The Disturbing Origins of Fairy Tales | History Hit

The Disturbing Origins of Fairy Tales

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A 1922 illustration of Little Red Riding Hood by Harry Clarke.
Image Credit: Public Domain

Fairy tales like Cinderella, Sleeping Beauty and Little Red Riding Hood are some of the first stories many children are told: full of magical goings-on, wicked stepmothers, love stories and the triumph of good over evil, they have captivated imaginations for centuries.

But the original versions of these popular fairy tales were much darker in nature. Originating in European folk stories, often designed to be parables with a moral twist, they featured painful punishments, sadistic parents and children being devoured by wild beasts – hardly the stuff of bedtime stories.

The men who turned these gruesome old tales into popular, family-friendly stories were the Brothers Grimm, and although their fairy tales have also now been augmented and reimagined, their legacy lives on to this day.

Charles Perrault and the first fairy tales

Charles Perrault spent most of his life at the court of Versailles, serving Louis XIV under his finance minister, Colbert. In 1695, Colbert had Perrault removed from office. With his newfound spare time, Perrault began collecting and publishing traditional folktales designed for children, including the volume Tales and Stories of the Past with Morals.

Oral traditions, including the passing down of stories, were the main method of dissemination for much of the medieval and early modern period: each time stories were told, small details would change, meaning they were constantly evolving and changing over centuries and in different regions.

Perrault penning these stories in ink was probably one of the first times they had been written down and given a fixed form.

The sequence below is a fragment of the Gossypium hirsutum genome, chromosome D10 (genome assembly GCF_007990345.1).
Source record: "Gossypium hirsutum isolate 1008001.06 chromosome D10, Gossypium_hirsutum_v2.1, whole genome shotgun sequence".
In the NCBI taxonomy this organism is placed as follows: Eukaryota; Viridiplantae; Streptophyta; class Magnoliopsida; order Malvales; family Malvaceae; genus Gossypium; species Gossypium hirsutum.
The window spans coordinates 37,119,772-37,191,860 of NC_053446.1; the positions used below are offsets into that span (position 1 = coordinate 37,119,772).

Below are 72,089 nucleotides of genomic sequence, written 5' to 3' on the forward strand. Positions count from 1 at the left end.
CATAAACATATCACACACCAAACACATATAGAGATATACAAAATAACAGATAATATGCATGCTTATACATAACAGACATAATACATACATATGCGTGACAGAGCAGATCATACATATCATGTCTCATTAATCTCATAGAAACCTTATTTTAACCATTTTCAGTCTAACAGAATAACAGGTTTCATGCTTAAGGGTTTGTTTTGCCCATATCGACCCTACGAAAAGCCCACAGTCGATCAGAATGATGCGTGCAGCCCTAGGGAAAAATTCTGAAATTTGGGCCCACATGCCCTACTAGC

The Brothers Grimm

An 1847 daguerrotype of the Brothers Grimm.

Image Credit: Public Domain

Jacob and Wilhelm Grimm were German academics in the early 19th century who really popularised fairy tales. Inspired by a surge of Romanticism in Germany, they collected stories from German folklore, many of which were the same or similar to the tales collected by Perrault over 100 years before.

They ‘collected’ their stories by talking to people of all classes, from German peasants to aristocrats, writing down the versions of the stories as they heard them. As time went on, they began to compile and edit them, rewriting passages and removing others. Some believe the brothers added religious and spiritual motifs to the tales, as well as adding elements reminiscent of classical mythology and biblical stories.

During their lifetime, they published multiple editions of Children’s and Household Tales, with the stories changing quite considerably within: some almost doubled in length, and they were increasingly tailored for a young audience, with passages of a violent or sexual nature being removed.

The first edition, published in 1815 contained 86 fairy tales, but by the seventh edition, published in 1857, they had amassed over 210 for their collection. 

Germanization